Lawyers Journal

Improving the public trust

In February, I wrote proudly about the comprehensive efforts undertaken by the MBA Task Force on Lawyer Discipline in reviewing and proposing revisions for the rules for the Board of Bar Overseers and the Office of Bar Counsel. The report of the task force, “Protecting the Public: Reforming the Disciplinary Process,” was approved by the House of Delegates in May 2005. The ABA, pursuant to a request of the justices of the SJC, issued a report which was released to the public in January 2006 with a request from the justices for comment by the bar. The task force reconvened and formulated a response to the SJC’s request. The MBA report and our comments on the ABA report are currently under consideration by the justices.

The MBA report was the result of intense and thorough investigation and deliberation by a group of the most knowledgeable and respected members of the bar. The task force reviewed the entire bar discipline process and conducted extensive research. Its report was 55 pages in length and supported by hundreds of pages of appendices. The House of Delegates’ endorsement of the report was accordingly based upon a reasoned and judicious review of the issues and proposals which it contained.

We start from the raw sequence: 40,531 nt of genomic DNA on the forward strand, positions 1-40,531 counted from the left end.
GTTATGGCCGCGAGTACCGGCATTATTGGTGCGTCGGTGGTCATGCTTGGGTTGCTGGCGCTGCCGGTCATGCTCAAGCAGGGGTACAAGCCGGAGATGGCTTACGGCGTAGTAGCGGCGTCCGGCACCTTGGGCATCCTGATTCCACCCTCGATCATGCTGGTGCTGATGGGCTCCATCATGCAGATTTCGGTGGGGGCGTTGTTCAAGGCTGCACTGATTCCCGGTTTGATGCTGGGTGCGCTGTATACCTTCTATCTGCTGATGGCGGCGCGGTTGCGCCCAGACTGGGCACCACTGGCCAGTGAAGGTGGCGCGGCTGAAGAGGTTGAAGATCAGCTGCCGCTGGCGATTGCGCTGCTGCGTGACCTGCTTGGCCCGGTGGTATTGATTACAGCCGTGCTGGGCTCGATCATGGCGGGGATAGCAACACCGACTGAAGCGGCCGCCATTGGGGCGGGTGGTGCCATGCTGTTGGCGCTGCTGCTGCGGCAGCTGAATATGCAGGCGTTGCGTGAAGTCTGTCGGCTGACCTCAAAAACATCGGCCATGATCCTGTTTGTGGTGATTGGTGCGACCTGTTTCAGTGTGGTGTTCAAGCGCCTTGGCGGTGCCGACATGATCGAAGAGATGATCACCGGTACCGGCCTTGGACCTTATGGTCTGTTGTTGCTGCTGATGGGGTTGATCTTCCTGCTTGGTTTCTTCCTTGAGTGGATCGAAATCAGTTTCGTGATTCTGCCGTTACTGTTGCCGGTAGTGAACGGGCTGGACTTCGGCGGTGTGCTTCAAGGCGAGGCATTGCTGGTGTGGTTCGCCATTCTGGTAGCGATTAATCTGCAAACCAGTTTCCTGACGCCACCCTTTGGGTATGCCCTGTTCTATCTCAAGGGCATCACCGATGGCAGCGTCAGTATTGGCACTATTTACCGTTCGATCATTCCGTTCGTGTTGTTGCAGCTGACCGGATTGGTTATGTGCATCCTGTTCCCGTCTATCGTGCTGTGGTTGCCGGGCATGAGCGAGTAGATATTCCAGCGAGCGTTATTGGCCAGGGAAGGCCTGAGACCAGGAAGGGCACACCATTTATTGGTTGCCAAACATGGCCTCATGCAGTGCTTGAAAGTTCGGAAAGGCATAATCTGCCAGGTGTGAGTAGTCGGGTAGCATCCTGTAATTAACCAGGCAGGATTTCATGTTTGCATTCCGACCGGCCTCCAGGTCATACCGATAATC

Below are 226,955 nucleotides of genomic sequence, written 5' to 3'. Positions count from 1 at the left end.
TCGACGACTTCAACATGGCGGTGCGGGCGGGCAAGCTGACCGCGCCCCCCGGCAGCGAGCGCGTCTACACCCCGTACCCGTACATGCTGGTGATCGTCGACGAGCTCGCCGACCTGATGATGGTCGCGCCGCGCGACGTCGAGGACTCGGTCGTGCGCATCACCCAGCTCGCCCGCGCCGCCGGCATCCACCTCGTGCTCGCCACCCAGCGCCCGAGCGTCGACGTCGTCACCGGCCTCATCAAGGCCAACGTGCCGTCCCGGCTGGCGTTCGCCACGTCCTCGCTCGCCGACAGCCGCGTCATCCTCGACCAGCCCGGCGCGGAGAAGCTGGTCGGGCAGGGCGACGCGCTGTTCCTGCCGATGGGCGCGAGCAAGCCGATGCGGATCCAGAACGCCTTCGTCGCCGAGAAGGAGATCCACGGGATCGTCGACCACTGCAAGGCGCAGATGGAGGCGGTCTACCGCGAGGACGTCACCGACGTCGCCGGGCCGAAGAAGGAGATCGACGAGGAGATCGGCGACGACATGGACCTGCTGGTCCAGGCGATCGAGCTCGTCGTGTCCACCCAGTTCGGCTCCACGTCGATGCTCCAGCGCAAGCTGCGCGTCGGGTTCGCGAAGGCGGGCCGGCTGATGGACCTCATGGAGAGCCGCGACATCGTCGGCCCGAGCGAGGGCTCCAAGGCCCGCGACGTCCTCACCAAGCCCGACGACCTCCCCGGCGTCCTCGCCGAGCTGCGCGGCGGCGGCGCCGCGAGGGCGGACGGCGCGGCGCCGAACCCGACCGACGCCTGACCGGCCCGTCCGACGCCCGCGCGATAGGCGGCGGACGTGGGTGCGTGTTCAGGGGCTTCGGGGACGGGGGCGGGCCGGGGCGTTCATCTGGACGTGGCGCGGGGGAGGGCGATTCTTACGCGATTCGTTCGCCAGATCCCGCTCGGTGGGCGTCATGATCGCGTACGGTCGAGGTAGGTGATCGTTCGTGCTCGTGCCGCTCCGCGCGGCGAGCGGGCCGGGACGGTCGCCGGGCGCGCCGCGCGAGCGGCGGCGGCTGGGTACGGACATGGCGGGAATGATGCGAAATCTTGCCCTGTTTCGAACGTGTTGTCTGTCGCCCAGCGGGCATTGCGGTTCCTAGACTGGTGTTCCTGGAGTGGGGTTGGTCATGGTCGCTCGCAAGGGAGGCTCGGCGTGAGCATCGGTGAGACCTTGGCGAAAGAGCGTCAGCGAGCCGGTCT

We now have before us another opportunity to improve the self-regulation of our profession, so vital to maintaining the trust of the public. In March, the Client Security Board presented a proposal to our House of Delegates designed to reduce the misappropriation of settlement proceeds by counsel. Known as the “Payee Notification Rule,” it would require insurers paying settlement proceeds in most tort or “third party” cases to notify clients directly when settlement checks are issued to their counsel. The rule is designed to reduce the opportunity for an unethical lawyer to receive a settlement check, negotiate it without the client’s knowledge or consent and steal some or all of the proceeds due the client.